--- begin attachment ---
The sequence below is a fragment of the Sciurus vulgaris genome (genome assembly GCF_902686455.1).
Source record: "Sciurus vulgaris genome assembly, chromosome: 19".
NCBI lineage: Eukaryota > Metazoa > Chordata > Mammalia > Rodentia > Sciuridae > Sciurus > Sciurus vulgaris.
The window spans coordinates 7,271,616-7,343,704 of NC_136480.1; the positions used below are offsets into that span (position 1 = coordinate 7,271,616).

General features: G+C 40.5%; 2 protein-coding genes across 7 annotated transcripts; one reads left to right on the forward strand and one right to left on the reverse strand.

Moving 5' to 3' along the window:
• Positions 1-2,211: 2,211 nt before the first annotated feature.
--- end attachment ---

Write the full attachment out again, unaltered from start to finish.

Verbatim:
The sequence below is a fragment of the Sciurus vulgaris genome (genome assembly GCF_902686455.1).
Source record: "Sciurus vulgaris genome assembly, chromosome: 19".
NCBI lineage: Eukaryota > Metazoa > Chordata > Mammalia > Rodentia > Sciuridae > Sciurus > Sciurus vulgaris.
The window spans coordinates 7,271,616-7,343,704 of NC_136480.1; the positions used below are offsets into that span (position 1 = coordinate 7,271,616).

General features: G+C 40.5%; 2 protein-coding genes across 7 annotated transcripts; one reads left to right on the forward strand and one right to left on the reverse strand.

Moving 5' to 3' along the window:
• Positions 1-2,211: 2,211 nt before the first annotated feature.